Your audiologist could use vHIT to measure your vestibulo-ocular reflex (VOR). When working properly, head movements are accompanied by equal and opposite eye movements (VORs) while limited reactions help pinpoint the cause of your imbalance.

Treatment for Vertigo

Although symptoms often resolve spontaneously or without treatment, dizziness treatment and vertigo therapy might include:

Canalith Repositioning

Used to treat BPPV, canalith repositioning helps remove the otoconia from the semicircular canal and return them to the utricle. Successful in treating 95% of cases, treatment takes only minutes and requires no more than 3-4 visits.


Beta-blockers, calcium channel blockers, tricyclic antidepressants, serotonin or serotonin/norepinephrine reuptake inhibitors (SSRIs or SNRIs), topiramate, and others can be prescribed to ease the dizziness, vertigo, or motion sickness associated with MdDS as well as other medications to address the buildup of pressure related to Méniére’s disease.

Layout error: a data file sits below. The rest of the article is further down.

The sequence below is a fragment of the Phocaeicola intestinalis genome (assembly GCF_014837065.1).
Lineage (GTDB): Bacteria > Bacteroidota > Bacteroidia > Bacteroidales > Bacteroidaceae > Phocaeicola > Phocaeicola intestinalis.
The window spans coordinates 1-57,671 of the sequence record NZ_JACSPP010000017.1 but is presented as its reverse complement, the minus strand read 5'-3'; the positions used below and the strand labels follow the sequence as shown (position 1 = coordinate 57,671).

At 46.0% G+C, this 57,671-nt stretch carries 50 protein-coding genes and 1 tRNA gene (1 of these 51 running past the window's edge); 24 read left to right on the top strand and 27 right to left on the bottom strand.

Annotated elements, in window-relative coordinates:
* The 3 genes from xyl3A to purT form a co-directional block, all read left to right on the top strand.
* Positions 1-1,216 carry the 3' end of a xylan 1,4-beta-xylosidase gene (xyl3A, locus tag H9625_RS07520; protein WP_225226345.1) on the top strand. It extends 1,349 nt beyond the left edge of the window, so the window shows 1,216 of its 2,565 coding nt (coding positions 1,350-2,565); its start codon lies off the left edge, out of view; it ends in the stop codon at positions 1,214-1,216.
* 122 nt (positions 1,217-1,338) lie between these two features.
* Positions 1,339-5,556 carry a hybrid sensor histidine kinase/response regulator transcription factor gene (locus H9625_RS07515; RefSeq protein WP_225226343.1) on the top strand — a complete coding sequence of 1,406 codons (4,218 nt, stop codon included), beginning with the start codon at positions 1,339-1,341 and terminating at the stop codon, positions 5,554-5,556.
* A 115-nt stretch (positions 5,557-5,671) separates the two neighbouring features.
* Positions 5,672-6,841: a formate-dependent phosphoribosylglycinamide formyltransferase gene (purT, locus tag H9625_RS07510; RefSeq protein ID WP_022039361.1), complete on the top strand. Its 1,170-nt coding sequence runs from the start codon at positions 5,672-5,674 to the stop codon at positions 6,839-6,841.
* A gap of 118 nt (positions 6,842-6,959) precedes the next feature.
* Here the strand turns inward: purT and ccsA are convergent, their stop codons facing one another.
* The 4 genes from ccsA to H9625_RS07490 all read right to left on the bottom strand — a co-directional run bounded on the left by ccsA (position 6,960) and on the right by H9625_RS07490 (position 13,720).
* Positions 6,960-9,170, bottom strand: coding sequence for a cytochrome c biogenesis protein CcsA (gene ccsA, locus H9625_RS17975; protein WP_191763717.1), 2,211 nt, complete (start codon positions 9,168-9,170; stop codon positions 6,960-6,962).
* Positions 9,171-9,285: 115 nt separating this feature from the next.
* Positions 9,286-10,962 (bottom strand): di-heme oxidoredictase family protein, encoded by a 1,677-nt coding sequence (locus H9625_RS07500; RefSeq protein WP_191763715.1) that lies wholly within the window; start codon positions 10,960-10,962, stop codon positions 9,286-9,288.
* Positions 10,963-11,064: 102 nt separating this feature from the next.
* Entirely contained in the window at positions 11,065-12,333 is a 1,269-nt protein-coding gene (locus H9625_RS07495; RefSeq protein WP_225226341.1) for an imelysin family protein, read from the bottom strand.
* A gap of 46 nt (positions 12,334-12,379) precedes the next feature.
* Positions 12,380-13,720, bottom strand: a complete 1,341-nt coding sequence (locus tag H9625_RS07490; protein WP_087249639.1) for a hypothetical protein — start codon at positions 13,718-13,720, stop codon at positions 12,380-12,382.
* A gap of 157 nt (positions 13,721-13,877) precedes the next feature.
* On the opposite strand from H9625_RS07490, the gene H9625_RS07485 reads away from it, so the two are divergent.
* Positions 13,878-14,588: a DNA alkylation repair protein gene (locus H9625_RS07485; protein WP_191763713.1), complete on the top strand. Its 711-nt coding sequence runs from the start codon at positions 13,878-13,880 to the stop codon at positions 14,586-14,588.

Vestibular Rehabilitation Therapy (VRT)

The most common treatment used to address vertigo is VRT, or vestibular rehabilitation therapy, which involves manual head maneuvers and/or a progressive program of exercises designed to decrease the symptoms of vertigo, help overcome visual issues, and protect patients against falls related to imbalance.

Schedule an Appointment for Dizziness or Vertigo

Dizziness and vertigo have the potential to limit your capacity to carry out the common tasks of daily living, interrupt your social life, and lead to injuries from balance-related falls. The vertigo experts at Utah Ear Institute have the experience and equipment to provide an accurate diagnosis and prescribe the treatment or therapy designed to address your condition.

Contact us to schedule an appointment for dizziness or vertigo by submitting the adjacent form, and one of our patient care specialists will contact you to provide assistance.